Spencer, H. (1858)  Essays: Scientific, political and speculative. London: Woodfall and Kinder.

Wilkinson, J.G. (1857) The Egyptians in the Time of the Pharaohs. Being a Companion to the Crystal Palace Egyptian Collections


[1] The exception is a flint knife from Kom Ombo now in the Pitt Rivers Museum, but this is one of the few founding objects where the donor is recorded. In this case it was “ obtained by Mr McCallum, the artist, from whose possession they passed into my collection” (Pitt-Rivers 1882, 383).

[2] When he made several watercolour drawings now in the collection of Imperial College, London (

[3] 14 years later Pitt-Rivers purchased some Egyptian objects from Greg’s collection through Sotheby’s.

[4] An iron tool for modelling on the ‘lathe’ (1884.36.1) and an ancient Egyptian mummy cartonnage mask (1884.67.23).

[5] Two strike-a-lights (1884.8.12-13), sling of plant-fibre string (1884.29.14), a palm leaf strip (1884.104.1) and a spindle with a wooden whorl (1884.104.9).

[6] Letter dated 17 October 1881 from F. Hilton-Price to Pitt-Rivers. Salisbury and Wiltshire Museum, Pitt-Rivers papers, L.1.

[7] See this webpage

[8] Letter dated 28 October 1888, Edwards to Pitt-Rivers, Salisbury and Wiltshire Museum, L563.

[9] Egypt Exploration Fund Annual Reports 1887–1900. The Society is still active today: see here.

[10] An original copy of this letter is part of the Salisbury and Wilshire Museum Pitt-Rivers papers, P188.

[11] E.g. Letter dated 25 July 1888 in which ‘The mummy portrait was settled at £27, the other portrait £18, and I presume £5 will not be out of the way for the flints: £50 in all’, Salisbury and Wiltshire Museum, Pitt-Rivers Papers, L524. Letter dated 4 September 1895, Petrie to Pitt Rivers, Salisbury and Wiltshire Museum, Pitt-Rivers papers, L1377. Petrie offered ‘a selection of the pottery of the New Race’ and these are catalogued in volume 3, pages 1192–1198. Petrie originally attributed this ‘new Race’ to the First Intermediate Period (between the 6th and 11th Dynasties), but which were soon after recognized to be Predynastic in date.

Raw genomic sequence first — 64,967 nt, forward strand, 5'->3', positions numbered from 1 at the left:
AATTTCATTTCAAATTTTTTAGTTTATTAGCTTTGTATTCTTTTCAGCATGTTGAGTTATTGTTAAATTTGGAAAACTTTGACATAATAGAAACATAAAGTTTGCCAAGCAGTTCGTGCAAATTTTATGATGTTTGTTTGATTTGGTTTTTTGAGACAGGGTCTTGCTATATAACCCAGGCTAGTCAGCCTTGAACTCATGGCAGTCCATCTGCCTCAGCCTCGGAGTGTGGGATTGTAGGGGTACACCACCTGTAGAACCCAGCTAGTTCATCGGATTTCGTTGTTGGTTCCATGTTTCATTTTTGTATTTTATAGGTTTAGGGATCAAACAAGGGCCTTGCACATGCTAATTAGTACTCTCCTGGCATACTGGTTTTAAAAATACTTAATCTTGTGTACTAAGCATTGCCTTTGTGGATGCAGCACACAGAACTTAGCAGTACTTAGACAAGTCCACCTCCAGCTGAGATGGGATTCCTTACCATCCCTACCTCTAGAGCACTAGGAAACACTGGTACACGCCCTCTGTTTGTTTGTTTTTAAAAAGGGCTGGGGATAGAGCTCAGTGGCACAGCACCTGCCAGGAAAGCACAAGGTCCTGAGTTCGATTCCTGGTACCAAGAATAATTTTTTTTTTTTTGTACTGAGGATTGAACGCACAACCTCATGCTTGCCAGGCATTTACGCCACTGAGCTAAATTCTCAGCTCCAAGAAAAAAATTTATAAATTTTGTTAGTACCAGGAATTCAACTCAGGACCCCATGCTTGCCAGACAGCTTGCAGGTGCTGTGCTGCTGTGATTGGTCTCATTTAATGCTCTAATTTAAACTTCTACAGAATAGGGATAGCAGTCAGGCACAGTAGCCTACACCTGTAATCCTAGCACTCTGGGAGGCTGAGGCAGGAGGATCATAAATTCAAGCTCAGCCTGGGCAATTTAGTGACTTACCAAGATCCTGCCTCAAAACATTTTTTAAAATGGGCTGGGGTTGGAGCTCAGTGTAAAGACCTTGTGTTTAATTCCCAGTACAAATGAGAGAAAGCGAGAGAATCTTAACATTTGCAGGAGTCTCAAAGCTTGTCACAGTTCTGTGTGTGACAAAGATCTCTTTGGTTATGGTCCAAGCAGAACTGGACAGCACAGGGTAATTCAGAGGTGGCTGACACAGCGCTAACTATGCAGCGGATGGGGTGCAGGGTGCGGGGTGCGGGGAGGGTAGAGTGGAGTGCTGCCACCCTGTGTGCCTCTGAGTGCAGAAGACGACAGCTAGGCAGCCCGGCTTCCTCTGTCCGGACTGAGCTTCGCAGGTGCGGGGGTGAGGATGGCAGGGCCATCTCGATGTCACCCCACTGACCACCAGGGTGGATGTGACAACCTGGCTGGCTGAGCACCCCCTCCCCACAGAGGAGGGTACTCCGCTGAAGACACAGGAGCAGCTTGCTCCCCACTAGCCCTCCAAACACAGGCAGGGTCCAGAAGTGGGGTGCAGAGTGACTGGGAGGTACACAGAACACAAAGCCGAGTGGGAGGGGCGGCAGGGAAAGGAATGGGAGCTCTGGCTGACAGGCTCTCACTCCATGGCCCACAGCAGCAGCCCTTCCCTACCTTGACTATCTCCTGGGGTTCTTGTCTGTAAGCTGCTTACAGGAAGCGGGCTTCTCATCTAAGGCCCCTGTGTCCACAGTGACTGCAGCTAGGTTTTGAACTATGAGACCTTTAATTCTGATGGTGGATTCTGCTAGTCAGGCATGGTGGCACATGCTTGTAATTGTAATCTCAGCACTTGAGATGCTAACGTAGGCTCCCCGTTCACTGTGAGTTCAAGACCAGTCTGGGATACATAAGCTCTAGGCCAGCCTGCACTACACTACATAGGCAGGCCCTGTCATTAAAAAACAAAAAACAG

[12] Letter dated 5 June 1898, Seton-Karr to Pitt-Rivers, Salisbury and Wiltshire Museum, Pitt-Rivers papers, L2103 in which Seton-Karr offers flints for £150. A notation on a later letter dated July 1 1898 states that a cheque for £20 had been sent, Salisbury and Wiltshire Museum Papers, L2128. A letter dated 12 July acknowledged receipt of this, Salisbury and Wiltshire Museum Papers L2147.

[13] Letter dated 9 July 1898 from Budge to Pitt-Rivers offering ‘a fine collection of about 92 flint axes, knives, scrapers. Etc. and about 100 flakes for £25’. Salisbury and Wiltshire Museum Pitt-Rivers papers, L. 2136.  A letter sent later in the month, dated 22 July 1898, records that Pitt-Rivers accepted these items. Salisbury and Wiltshire Museum Pitt-Rivers papers, L2146. These are noted in this letter as being from amrah ‘found in graves which are hollowed out like pie dishes in the limestone and were buried with skeletons which lie with their faces to the east’. This suggests that these pieces were Predynastic items.